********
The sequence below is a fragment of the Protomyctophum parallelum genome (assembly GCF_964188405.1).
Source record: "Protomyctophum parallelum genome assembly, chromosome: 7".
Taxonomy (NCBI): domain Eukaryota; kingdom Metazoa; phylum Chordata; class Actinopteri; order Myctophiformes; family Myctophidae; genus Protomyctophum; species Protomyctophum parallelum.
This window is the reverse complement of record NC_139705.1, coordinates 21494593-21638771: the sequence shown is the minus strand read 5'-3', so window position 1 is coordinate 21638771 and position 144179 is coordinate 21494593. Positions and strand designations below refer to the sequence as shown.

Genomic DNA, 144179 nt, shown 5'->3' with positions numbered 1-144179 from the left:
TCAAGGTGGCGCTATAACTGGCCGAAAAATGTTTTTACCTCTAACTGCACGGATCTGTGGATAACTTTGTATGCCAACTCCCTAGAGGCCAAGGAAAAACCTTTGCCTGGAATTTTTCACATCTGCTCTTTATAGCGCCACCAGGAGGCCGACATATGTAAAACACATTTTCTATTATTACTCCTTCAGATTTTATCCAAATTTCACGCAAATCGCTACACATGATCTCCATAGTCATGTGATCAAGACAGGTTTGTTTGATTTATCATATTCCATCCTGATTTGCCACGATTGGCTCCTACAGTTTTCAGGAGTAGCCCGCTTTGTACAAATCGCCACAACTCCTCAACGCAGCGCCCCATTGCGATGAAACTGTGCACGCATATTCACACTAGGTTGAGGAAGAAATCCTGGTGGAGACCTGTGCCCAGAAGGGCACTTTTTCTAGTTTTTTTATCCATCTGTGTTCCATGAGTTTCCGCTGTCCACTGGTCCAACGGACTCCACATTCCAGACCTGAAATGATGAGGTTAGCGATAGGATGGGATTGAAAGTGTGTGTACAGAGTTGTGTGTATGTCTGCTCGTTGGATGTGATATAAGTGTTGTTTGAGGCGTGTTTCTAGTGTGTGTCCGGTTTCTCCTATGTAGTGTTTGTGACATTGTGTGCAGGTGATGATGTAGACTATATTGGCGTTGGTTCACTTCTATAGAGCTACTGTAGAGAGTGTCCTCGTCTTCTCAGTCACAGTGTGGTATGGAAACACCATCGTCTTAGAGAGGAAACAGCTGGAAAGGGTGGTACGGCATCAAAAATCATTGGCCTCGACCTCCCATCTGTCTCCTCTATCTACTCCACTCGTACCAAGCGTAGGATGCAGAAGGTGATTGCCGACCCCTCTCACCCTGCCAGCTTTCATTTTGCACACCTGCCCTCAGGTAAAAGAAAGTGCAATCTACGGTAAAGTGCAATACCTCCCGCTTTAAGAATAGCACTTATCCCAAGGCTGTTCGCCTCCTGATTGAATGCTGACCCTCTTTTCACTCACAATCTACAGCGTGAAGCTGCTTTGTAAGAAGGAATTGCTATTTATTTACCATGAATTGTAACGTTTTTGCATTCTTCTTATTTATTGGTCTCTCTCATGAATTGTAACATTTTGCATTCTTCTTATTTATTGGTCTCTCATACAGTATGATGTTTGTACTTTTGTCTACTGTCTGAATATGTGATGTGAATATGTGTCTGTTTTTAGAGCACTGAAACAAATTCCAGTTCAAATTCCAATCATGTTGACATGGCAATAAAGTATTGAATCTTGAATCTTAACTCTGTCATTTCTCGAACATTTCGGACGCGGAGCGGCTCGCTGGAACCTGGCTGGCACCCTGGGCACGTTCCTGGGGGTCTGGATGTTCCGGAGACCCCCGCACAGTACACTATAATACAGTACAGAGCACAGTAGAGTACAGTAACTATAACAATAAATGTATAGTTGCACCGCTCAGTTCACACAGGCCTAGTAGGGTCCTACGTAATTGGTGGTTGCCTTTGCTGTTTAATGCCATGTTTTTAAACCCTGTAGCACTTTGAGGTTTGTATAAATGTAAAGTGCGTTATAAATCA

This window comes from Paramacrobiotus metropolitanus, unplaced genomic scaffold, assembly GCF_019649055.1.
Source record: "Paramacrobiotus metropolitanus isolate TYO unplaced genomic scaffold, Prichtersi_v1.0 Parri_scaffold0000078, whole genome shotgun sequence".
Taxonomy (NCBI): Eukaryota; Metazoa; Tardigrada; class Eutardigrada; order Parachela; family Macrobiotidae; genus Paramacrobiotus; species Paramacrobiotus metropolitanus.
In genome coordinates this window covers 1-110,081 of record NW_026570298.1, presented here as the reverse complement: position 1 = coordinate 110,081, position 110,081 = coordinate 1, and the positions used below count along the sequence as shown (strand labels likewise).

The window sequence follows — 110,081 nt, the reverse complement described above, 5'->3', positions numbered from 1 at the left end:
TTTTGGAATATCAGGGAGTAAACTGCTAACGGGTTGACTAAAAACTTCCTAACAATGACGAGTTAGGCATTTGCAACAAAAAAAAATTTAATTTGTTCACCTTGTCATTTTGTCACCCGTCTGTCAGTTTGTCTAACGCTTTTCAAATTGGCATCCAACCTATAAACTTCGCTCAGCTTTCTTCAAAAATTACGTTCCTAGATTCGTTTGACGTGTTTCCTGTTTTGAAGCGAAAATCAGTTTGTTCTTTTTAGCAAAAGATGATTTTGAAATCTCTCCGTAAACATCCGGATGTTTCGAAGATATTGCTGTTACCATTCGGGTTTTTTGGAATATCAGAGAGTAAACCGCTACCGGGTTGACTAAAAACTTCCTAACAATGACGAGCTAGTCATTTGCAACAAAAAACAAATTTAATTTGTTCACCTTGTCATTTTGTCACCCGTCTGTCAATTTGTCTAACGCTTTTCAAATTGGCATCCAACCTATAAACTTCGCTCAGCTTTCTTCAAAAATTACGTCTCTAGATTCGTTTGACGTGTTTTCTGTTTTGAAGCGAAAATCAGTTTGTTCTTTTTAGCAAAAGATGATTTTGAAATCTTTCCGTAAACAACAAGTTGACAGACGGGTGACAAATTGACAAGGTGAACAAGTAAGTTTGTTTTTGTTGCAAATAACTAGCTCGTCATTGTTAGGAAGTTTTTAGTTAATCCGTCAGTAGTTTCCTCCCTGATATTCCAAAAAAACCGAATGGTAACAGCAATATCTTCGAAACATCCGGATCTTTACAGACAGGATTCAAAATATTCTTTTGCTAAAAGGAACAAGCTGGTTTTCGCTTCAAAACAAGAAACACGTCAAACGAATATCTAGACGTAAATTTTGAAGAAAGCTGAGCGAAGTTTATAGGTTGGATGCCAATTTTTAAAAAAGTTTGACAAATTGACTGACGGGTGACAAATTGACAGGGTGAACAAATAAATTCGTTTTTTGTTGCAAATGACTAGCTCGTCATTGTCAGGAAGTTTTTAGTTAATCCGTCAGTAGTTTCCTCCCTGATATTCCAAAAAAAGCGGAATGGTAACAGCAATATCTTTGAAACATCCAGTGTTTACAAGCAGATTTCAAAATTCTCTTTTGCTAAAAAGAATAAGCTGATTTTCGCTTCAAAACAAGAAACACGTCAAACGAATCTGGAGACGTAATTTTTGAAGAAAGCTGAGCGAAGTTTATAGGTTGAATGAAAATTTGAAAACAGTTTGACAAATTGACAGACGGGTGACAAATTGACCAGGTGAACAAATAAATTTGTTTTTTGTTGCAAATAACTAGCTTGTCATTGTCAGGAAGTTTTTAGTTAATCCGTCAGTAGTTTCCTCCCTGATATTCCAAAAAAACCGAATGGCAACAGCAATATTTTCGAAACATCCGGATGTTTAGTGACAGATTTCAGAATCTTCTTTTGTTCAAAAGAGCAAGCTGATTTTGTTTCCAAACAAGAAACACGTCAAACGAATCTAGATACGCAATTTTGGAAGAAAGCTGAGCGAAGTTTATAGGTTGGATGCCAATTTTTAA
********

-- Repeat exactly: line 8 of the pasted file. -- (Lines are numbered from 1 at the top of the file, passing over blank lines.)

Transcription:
Source record: "Paramacrobiotus metropolitanus isolate TYO unplaced genomic scaffold, Prichtersi_v1.0 Parri_scaffold0000078, whole genome shotgun sequence".